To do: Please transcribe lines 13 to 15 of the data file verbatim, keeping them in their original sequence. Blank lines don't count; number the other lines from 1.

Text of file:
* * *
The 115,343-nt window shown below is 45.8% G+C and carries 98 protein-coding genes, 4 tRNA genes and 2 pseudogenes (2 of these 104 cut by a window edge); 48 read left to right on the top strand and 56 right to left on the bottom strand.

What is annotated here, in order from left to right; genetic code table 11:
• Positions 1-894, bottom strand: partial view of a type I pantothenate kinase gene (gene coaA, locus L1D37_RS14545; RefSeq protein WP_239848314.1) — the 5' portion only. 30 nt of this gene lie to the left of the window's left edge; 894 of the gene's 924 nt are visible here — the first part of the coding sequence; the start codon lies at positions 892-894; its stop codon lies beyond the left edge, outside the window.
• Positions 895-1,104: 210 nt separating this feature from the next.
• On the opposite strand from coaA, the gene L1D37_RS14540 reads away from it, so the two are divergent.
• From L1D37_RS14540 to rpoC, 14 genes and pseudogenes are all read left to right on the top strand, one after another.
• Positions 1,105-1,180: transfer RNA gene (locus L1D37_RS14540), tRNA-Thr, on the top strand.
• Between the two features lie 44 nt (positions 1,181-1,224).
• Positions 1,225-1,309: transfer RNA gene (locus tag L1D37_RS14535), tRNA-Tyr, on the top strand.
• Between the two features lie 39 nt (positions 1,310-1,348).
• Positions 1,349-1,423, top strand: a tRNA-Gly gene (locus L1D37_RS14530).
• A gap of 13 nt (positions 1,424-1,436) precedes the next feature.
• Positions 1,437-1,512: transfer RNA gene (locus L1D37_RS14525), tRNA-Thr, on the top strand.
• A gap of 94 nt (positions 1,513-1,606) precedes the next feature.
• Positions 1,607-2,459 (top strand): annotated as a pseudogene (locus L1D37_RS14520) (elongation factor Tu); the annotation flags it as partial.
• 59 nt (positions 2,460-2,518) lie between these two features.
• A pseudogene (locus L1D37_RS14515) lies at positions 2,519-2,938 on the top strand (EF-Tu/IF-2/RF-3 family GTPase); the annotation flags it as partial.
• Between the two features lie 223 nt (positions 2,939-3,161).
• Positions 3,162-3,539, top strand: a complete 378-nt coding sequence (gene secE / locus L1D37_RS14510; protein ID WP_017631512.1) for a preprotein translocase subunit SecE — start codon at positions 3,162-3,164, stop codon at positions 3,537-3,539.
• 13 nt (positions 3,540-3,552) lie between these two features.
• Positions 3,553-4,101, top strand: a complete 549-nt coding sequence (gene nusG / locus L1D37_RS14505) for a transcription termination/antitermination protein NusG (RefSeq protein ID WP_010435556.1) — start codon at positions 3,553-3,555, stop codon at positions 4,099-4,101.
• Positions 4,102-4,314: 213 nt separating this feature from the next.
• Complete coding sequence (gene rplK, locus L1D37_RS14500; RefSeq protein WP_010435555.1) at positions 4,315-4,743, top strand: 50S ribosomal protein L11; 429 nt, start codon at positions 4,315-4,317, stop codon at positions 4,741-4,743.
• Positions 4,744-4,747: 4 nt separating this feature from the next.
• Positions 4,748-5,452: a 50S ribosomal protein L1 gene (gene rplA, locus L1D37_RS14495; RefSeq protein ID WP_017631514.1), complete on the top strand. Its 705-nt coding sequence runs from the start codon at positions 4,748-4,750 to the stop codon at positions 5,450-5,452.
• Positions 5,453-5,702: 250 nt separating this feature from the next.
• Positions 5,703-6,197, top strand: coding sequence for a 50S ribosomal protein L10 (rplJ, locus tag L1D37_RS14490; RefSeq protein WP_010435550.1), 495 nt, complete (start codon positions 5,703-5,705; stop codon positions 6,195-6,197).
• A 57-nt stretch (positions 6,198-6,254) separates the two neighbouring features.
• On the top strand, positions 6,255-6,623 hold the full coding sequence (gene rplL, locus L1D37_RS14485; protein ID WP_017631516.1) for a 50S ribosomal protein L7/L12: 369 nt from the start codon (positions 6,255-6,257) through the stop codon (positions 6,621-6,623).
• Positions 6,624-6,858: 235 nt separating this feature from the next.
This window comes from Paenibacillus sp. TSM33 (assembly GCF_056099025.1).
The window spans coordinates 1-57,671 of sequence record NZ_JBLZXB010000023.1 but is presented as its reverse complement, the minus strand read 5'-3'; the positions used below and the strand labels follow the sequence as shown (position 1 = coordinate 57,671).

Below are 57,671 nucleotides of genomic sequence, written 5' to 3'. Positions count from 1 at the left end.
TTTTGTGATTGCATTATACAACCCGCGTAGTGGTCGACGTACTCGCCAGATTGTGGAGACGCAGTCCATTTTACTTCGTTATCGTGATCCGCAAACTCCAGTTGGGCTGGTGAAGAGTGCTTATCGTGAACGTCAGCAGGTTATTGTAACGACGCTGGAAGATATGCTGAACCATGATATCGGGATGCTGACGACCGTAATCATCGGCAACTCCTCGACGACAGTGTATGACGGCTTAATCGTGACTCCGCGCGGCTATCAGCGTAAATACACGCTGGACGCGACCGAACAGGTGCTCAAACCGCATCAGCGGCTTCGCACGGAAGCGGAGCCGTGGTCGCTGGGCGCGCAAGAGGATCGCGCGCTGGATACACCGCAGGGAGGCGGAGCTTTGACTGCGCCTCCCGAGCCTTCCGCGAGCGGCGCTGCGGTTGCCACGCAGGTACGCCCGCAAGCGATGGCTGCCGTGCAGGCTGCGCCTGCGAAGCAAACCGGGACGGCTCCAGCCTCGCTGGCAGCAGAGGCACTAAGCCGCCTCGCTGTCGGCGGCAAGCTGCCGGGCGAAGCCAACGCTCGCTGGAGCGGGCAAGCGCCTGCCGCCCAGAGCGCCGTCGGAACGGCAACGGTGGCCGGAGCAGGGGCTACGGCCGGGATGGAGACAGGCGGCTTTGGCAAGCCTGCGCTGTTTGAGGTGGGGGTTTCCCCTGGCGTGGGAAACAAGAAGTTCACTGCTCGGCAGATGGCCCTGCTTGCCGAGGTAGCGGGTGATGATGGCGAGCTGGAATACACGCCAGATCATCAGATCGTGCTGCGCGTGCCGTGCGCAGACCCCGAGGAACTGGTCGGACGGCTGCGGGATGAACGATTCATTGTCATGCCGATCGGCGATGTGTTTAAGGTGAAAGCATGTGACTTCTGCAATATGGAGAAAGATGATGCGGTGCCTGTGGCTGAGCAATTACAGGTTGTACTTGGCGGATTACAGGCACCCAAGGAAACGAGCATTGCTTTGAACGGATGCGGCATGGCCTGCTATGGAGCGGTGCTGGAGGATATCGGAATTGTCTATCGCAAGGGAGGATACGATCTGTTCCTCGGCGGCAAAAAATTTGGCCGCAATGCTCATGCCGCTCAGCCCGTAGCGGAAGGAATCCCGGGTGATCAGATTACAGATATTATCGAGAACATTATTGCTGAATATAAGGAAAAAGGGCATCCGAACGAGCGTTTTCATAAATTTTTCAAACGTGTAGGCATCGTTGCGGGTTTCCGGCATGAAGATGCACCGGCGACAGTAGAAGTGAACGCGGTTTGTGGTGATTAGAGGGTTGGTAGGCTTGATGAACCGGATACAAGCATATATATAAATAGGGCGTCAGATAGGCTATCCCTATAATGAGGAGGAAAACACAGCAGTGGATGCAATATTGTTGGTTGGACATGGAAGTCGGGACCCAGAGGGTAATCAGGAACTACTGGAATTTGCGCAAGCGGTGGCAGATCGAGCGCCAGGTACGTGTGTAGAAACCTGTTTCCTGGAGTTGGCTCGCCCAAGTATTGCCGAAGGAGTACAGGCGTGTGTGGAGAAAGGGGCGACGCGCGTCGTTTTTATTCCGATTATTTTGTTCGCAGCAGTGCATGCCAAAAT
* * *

• Positions 1,437-1,512: transfer RNA gene (locus L1D37_RS14525), tRNA-Thr, on the top strand.
• A gap of 94 nt (positions 1,513-1,606) precedes the next feature.
• Positions 1,607-2,459 (top strand): annotated as a pseudogene (locus L1D37_RS14520) (elongation factor Tu); the annotation flags it as partial.